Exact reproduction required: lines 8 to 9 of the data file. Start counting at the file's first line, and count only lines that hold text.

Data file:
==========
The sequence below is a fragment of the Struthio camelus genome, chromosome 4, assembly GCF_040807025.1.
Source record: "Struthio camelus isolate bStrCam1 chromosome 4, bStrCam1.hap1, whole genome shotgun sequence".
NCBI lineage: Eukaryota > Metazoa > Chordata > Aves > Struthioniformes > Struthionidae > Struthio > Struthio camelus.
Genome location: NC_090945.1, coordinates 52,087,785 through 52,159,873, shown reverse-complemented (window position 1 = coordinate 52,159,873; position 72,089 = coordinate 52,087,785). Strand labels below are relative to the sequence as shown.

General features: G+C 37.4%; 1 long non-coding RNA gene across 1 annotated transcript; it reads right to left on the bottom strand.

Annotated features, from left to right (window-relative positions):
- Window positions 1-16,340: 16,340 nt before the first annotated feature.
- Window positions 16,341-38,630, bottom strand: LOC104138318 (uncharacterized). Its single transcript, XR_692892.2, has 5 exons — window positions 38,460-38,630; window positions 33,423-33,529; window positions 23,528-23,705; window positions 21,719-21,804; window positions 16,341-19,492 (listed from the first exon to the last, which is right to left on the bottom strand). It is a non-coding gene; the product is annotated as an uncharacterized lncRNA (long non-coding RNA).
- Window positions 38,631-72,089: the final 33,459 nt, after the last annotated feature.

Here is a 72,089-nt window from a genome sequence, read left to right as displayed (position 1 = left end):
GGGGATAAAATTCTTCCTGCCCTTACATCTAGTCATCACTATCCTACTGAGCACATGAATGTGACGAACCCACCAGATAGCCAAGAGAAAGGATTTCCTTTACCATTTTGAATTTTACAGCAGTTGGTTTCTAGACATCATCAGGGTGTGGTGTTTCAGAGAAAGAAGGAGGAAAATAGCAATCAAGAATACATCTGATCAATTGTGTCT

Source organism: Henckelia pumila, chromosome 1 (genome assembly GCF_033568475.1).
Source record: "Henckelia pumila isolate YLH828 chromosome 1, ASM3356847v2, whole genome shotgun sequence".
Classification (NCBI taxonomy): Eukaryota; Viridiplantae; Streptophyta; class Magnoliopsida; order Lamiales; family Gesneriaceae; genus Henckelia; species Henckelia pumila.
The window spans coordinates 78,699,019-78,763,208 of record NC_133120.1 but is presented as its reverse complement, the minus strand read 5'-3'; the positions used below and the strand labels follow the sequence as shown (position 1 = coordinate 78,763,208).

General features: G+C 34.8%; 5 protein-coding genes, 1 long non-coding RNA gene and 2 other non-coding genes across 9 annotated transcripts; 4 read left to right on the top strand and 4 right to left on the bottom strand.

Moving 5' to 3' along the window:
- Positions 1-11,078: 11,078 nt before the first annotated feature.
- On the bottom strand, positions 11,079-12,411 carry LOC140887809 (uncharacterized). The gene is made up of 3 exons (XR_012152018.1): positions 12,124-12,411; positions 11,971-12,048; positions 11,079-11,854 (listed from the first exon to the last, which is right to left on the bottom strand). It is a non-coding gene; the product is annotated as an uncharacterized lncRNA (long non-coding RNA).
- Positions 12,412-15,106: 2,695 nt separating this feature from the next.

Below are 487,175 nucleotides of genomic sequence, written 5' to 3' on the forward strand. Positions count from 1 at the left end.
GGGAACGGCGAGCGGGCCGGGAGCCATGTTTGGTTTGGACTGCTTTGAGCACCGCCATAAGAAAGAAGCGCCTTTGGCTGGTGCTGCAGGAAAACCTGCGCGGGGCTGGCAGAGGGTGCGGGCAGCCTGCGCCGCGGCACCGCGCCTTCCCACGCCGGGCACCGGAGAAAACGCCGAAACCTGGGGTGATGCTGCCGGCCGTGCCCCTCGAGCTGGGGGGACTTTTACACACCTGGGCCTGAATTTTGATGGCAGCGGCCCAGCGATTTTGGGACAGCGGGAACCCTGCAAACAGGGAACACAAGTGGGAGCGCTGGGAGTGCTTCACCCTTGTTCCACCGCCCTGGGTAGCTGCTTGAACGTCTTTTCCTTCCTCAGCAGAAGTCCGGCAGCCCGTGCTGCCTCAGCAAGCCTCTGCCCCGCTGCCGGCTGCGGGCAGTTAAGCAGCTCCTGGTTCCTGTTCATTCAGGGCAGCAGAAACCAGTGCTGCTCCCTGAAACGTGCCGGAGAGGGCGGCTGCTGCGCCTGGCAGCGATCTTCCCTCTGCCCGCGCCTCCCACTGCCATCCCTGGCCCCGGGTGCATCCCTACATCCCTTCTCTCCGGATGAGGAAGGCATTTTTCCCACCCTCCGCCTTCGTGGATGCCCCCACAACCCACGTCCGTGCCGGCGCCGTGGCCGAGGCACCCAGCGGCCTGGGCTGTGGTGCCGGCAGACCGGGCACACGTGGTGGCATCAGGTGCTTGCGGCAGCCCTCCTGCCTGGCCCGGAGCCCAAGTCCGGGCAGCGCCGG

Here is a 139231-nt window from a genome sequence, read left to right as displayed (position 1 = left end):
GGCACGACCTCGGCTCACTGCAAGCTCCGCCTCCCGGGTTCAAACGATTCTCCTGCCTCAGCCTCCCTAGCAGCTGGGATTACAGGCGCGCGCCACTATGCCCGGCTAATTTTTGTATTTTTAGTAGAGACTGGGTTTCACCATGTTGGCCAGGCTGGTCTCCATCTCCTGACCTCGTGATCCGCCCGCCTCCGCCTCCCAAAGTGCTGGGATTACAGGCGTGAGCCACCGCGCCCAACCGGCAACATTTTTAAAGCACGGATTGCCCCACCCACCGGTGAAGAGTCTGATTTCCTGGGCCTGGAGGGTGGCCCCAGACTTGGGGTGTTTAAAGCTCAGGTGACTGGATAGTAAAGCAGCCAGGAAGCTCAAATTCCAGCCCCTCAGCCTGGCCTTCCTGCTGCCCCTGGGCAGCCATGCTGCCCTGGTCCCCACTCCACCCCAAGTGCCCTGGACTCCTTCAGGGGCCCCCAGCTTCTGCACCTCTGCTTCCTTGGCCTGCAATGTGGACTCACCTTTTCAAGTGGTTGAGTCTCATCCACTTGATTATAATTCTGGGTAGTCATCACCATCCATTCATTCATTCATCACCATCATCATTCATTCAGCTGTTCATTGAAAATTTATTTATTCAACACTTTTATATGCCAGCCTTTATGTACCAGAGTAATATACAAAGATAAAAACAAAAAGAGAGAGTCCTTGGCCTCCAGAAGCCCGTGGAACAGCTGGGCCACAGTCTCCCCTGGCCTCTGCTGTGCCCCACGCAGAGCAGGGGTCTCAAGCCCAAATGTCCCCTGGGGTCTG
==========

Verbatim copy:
- Window positions 16,341-38,630, bottom strand: LOC104138318 (uncharacterized). Its single transcript, XR_692892.2, has 5 exons — window positions 38,460-38,630; window positions 33,423-33,529; window positions 23,528-23,705; window positions 21,719-21,804; window positions 16,341-19,492 (listed from the first exon to the last, which is right to left on the bottom strand). It is a non-coding gene; the product is annotated as an uncharacterized lncRNA (long non-coding RNA).
- Window positions 38,631-72,089: the final 33,459 nt, after the last annotated feature.